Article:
MAHARASHTRA: Kisan Long March: A Remarkable Struggle

Ashok Dhawale

IT was truly an amazing struggle, the like of which has not been seen in Maharashtra in recent times. It caught the imagination of the peasantry and the people, and received their unstinted support, not only in the state but all over the country. It received the backing of parties and organisations all across the political spectrum. For the week from March 6-12 that the Long March of nearly 200 Km lasted, it became the centre of attraction for the entire national and state media, both print and electronic, and also the social media. #KisanLongMarch was the number one trending all India hashtag the whole day March 12.

As the editorial in People’s Democracy and Loklahar, titled ‘Long March: A Brilliant Victory’ wrote, “The kisan march was unique in the way it was conducted with discipline, determination and a collective display of peasant power. The sight of a sea of red flags moving in a massive procession captured the attention of people everywhere and the national and regional media took this visual message to all corners of the country. No mass protest in recent times has had the nationwide impact as the kisan march.”

Beginning at Nashik with over 25,000 farmers marching in unison, including thousands of peasant women, it concluded in Mumbai with over 50,000 farmers. Red flags of the Kisan Sabha, red banners, red caps and red placards highlighting the main demands of this long march, made it a huge ocean of red. By far the largest mobilisation was that of thousands of adivasi peasants from Nashik district, under the inspiring leadership of AIKS former state president J P Gavit, seven-time and sitting MLA of the CPI(M). The next was from Thane-Palghar district, followed by Ahmednagar district. There was representation from several other districts in the state, which rose markedly in the last two days of the long march.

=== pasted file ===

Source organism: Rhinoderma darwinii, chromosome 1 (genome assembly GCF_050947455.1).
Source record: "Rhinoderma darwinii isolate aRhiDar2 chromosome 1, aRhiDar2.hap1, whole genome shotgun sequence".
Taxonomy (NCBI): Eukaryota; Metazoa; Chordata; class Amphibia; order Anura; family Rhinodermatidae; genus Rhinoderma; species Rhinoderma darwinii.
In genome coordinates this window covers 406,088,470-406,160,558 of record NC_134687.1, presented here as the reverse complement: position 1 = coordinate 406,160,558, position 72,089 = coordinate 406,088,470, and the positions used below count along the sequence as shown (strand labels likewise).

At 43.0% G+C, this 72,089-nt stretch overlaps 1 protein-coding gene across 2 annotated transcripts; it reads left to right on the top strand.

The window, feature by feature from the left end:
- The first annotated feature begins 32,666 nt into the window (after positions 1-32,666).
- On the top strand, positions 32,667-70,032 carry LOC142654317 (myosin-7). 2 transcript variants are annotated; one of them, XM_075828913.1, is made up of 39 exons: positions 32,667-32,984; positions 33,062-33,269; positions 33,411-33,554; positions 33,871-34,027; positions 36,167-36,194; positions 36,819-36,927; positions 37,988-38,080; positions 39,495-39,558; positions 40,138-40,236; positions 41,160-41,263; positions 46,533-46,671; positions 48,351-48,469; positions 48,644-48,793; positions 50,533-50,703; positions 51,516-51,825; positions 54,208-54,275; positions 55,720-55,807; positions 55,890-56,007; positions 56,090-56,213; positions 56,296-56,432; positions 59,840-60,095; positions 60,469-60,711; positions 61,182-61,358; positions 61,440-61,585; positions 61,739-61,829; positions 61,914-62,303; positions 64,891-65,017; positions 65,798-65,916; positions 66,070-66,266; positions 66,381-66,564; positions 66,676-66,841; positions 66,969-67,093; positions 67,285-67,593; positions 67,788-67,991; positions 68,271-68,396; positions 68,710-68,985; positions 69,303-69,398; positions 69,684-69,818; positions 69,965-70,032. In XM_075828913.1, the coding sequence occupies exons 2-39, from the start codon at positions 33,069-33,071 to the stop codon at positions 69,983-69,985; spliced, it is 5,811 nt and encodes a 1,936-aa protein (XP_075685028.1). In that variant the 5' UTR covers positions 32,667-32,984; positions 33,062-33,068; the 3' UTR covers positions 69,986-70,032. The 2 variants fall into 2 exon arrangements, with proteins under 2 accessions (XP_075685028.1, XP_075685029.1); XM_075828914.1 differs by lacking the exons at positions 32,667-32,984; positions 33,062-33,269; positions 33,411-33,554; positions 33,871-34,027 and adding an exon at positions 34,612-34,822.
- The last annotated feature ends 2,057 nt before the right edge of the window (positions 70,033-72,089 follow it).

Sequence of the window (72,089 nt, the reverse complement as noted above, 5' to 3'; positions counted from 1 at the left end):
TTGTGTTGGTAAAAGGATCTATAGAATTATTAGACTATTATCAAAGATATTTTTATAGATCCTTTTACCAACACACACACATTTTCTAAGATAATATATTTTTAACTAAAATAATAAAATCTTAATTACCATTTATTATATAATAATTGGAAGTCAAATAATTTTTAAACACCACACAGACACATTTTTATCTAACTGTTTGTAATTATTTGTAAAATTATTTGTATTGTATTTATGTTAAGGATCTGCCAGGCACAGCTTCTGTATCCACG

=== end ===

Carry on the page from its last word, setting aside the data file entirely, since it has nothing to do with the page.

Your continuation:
BETRAYAL OF BJP REGIME

The long march was organised to condemn the BJP state and central government for consistently betraying all their assurances given to the peasantry during the last two years on issues like farm loan waiver, remunerative prices, implementation of the Swaminathan Commission recommendations, stringent implementation of the Forest Rights Act (FRA), temple lands and pasture lands to be vested in the names of the tillers, increase in various pension schemes to poor peasants and agricultural workers, issues connected to the public distribution system, compensation for losses sustained by farmers due to disastrous pest attacks like the pink bollworm on cotton, opposition to acquisition of peasants’ lands in the name of fancy and elitist projects like the bullet train and super highways, and a complete change in the river linking scheme proposed to be started in Nashik, Thane and Palghar districts, so as to ensure that tribal villages are not submerged and water is made available to these districts and to other drought-prone districts in Maharashtra.

BACKGROUND

The long march in March 2018 was the culmination of three years of constant struggle led by the All India Kisan Sabha (AIKS) in Maharashtra since October 2015.

A statewide AIKS campaign called the Peasants Rights Awareness Campaign was launched for a month from October 5 to November 10, 2015. Extended AIKS district council meetings were held in 24 districts of the state. AIKS leaders Ashok Dhawale, Kisan Gujar and Ajit Nawale, along with other state office-bearers, attended all these meetings. In these meetings, the burning issues of peasant struggle were identified; the nature of the struggle was discussed; and the steps for organisational strengthening were decided.

In the second week of December 2015, over 50,000 peasants under the AIKS banner came on to the streets in 29 tehsil centres of 15 districts in all the five regions of the state on the four burning issues of land rights, loan waiver, remunerative prices and drought relief.

On January 7-8, 2016 respectively, the AIKS held two regional-level loan-waiver and drought relief conventions at Selu in Parbhani district for the Marathwada region, and at Malkapur in Buldana district for the Vidarbha region. Both were well-attended.